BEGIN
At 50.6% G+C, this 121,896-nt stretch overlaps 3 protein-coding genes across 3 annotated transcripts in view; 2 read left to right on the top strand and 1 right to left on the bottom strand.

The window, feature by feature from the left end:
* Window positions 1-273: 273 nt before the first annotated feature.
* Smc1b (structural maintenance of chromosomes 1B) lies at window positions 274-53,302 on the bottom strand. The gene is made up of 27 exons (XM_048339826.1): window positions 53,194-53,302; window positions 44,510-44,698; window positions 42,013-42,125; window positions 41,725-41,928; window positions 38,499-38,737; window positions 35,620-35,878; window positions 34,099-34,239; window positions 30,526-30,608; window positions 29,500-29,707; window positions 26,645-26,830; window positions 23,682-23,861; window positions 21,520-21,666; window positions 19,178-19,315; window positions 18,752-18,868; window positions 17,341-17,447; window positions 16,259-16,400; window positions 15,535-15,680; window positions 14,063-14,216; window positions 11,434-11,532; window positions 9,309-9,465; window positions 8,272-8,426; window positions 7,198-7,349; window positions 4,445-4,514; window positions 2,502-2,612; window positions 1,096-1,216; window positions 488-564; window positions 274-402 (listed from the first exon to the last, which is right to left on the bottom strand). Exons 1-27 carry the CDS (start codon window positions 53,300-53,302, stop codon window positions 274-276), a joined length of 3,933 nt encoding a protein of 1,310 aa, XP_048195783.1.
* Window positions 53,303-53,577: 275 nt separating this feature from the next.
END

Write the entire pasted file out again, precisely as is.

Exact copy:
At 50.6% G+C, this 121,896-nt stretch overlaps 3 protein-coding genes across 3 annotated transcripts in view; 2 read left to right on the top strand and 1 right to left on the bottom strand.

The window, feature by feature from the left end:
* Window positions 1-273: 273 nt before the first annotated feature.
* Smc1b (structural maintenance of chromosomes 1B) lies at window positions 274-53,302 on the bottom strand. The gene is made up of 27 exons (XM_048339826.1): window positions 53,194-53,302; window positions 44,510-44,698; window positions 42,013-42,125; window positions 41,725-41,928; window positions 38,499-38,737; window positions 35,620-35,878; window positions 34,099-34,239; window positions 30,526-30,608; window positions 29,500-29,707; window positions 26,645-26,830; window positions 23,682-23,861; window positions 21,520-21,666; window positions 19,178-19,315; window positions 18,752-18,868; window positions 17,341-17,447; window positions 16,259-16,400; window positions 15,535-15,680; window positions 14,063-14,216; window positions 11,434-11,532; window positions 9,309-9,465; window positions 8,272-8,426; window positions 7,198-7,349; window positions 4,445-4,514; window positions 2,502-2,612; window positions 1,096-1,216; window positions 488-564; window positions 274-402 (listed from the first exon to the last, which is right to left on the bottom strand). Exons 1-27 carry the CDS (start codon window positions 53,300-53,302, stop codon window positions 274-276), a joined length of 3,933 nt encoding a protein of 1,310 aa, XP_048195783.1.
* Window positions 53,303-53,577: 275 nt separating this feature from the next.